Travel Guide Asia China Yunnan Lijiang



Lijiang Park

Lijiang Park

© Degolasse

Lijiang (丽江) is the historic capital of the Naxi people. Left almost derelict following a major earthquake in 1996, the past 10 years have seen the town restored, cleaned and polished up by the Cultural Tourism Agency. Lijiang old town (including Dayan, Baisha and Shuhe) was registered on the UNESCO World Heritage List on 4 December 1997 and lies in the Himalayan foothills at an altitude of 2,400 metres. It has the feel of a living museum, a pulsating network of tiny winding streets, canals, ancient bridges, water wheels, wells, shrines and temples. The centre of Lijiang looks like a fairy tale in the evening, when the small canals, bridges, cobble stone streets and wooden houses are lit up by red Chinese lanterns. It almost feels like going back in time. Looming in the distance is the enormous and captivating mass of Jade Dragon Snow Mountain - the best view is from the lovely Black Dragon Pool park. This is the most photographed location in China, with its temples and white mountain tops reflected in the lake.



Sights and Activities

  • Canals, water wheels, bridges and tiny winding streets in the Old Town.
  • The Mu Palace - a very well preserved palace/fortress of the Naxi.
  • Jade Dragon Snow Mountain - three cable cars run to different points on the mountain (or it's a very long and challenging hike).
  • Black Dragon Pool Park - a very well kept and serene park with amazing views over Jade Dragon Snow Mountain and a great tea house next to the pool.
  • Visiting surounding Naxi Villages - a particularly good day out by bike.
  • Listening to a performance by the Naxi Orchestra.
  • Take a short bus ride to the start point for the Tiger Leaping Gorge trek



Events and Festivals

China has three "Golden Week" holidays per year. People get a mandatory two or three days off work for each holiday, and workers' companies can grant them the rest of the week off, making each holiday a total of 7 days. As you can imagine, having almost 1.4 billion people with the same days off can make travelling at these times arduous to say the least.

Travelling during the Spring Festival/Chinese New Year is incredibly difficult. Chinese New Year is China's Christmas, so the millions of migrant workers and students flood back to their home towns. Everybody else takes the opportunity to spend their hong bao (gifts of money traditionally given at CNY) and go travelling. Most of the time, since you are only allowed to purchase train tickets 6 days in advance and must be present in the city of origin, sometimes only standing room tickets are available. Be aware! The Spring Festival is undoubtedly the busiest time for the Chinese transportation system. Flying will avoid the crowded trains, but book early and expect to pay higher prices. All the main tourist attractions will be crawling with tourists (worse than usual), so unless you like crowds, it's best to avoid it altogether.

Chinese New Year is based on the lunar calendar, so the date changes each year. The Chinese New Year/Spring Festival holiday is 7 days long and usually starts on New Year's Eve.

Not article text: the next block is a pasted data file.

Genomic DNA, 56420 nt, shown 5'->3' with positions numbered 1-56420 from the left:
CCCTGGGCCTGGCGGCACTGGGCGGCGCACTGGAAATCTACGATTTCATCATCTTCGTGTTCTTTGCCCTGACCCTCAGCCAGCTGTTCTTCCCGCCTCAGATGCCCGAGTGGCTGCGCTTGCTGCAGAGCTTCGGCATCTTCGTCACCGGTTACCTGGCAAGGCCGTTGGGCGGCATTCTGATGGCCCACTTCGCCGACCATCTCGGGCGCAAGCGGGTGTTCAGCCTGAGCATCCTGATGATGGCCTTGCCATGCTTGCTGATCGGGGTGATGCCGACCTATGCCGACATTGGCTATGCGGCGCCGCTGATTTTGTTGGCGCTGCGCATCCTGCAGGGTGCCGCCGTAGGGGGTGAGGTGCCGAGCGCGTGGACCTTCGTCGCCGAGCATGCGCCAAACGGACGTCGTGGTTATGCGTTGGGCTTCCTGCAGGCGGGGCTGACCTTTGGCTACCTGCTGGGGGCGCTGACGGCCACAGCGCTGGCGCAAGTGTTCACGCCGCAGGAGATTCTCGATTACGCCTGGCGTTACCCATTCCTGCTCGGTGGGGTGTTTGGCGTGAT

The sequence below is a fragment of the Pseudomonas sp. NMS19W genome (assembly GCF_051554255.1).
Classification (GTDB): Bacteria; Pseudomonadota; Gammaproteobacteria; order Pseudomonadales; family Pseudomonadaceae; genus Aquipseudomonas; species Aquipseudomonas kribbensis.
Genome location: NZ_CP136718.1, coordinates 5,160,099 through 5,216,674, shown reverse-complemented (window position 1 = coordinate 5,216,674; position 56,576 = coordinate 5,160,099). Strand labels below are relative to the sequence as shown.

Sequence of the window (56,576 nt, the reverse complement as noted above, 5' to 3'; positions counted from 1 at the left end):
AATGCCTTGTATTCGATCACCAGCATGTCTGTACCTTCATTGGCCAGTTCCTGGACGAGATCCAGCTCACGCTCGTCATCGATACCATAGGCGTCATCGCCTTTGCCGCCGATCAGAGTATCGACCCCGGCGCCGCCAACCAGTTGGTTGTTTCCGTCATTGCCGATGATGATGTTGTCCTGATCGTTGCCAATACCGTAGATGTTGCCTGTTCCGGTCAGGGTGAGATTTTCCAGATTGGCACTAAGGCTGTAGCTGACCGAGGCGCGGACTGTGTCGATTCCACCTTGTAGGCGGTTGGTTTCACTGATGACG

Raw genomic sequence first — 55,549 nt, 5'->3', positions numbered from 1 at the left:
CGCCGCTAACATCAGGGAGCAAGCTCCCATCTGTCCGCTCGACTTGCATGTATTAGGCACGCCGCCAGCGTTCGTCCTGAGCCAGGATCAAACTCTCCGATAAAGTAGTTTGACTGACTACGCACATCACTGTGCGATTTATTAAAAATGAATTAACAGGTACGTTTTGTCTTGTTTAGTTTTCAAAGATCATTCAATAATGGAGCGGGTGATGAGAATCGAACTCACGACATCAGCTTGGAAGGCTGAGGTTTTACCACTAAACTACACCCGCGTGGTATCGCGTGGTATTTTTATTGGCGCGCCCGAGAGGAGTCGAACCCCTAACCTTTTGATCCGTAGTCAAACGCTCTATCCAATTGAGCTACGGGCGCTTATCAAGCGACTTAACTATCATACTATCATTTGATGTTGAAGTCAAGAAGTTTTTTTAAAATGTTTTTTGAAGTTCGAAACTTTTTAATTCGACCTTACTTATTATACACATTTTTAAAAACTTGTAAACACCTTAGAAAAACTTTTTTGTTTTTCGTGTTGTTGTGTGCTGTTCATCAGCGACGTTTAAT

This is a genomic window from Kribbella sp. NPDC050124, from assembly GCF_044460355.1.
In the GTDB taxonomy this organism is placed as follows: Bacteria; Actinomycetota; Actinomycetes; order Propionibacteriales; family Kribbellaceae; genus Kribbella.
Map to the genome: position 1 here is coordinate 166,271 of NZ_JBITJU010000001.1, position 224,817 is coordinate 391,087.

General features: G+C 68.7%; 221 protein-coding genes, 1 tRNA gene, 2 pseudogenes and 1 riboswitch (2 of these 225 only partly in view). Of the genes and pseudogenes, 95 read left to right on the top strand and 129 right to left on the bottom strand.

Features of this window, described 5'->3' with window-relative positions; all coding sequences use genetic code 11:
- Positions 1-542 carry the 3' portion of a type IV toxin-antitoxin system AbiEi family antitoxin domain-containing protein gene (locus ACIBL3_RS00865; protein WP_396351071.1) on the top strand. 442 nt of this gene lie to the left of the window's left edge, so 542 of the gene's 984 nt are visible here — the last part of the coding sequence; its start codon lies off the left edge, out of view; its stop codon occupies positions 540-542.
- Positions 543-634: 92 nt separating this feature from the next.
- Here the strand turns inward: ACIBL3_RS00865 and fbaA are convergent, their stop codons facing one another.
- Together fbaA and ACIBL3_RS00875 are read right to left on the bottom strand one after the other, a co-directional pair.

The two other national holidays are October 1st, National Day, celebrating the founding of the People's Republic of China and May 1st, which is International Labor Day. Almost all Chinese get the two holidays off and many take the opportunity to travel. If you want to avoid the crowds, fly, but it should get a lot less busy towards the end of the week.

Local Festivals

  • Snow Mountain Music Festival - a Chinese Rock festival.



Getting There

By Plane

Lijiang Airport (LJG) is served by a limited but growing number of scheduled regional and national flights, particularly to Kunming and Chengdu. Jinghong/Xishuangbanna, Chongqing and Shenzhen are other destinations.

By Car

Lijiang is currently the last point on the major highway network though the road to Shangri-La is being improved.

By Bus

Buses are available to many destinations, including Dali, Kunming, Shangri-La and Hutiaoxia Town (for Tiger Leaping Gorge).

By Train

There is a 3 trains a day to Kunming, one of which travels overnight. One train a day also goes to Dali..



Getting Around

By Public Transport

Local buses connect important locations across the new town, though no traffic is allowed in the old town.

By Foot

The best, and only, way of exploring the fascinating old town is on foot.
Also interesting is a trek to Baisha ancient town, all the way up to Weihai Lake. It starts at 2,500 metres and goes up to 3,200 metres. This is a full day trek. At the lakeside, you can have a lunch in the local Naxi people's house. There also some local guesthouses where you could spend the night. If starting from Lijiang, you can take local transport first to Baisha village, and find the mountain trail for trekking. This trek will take about 4 hours through the forest.

By Bike

Many guesthouses hire out cycles, and this is a good way of getting out of town, particularly to visit traditional local villages.
Biking from Lijiang old town to Baisha ancient village is a great idea. It is about 10 kilometres and takes around 1 hour. It is north of Lijiang, with very nice views of the Jade dragon snow mountain.




Lijiang isn't the cheapest place in China to eat, but does have a good range of eateries, including many restaurants serving Naxi specialities as well as flash international restaurants and standard Chinese fare.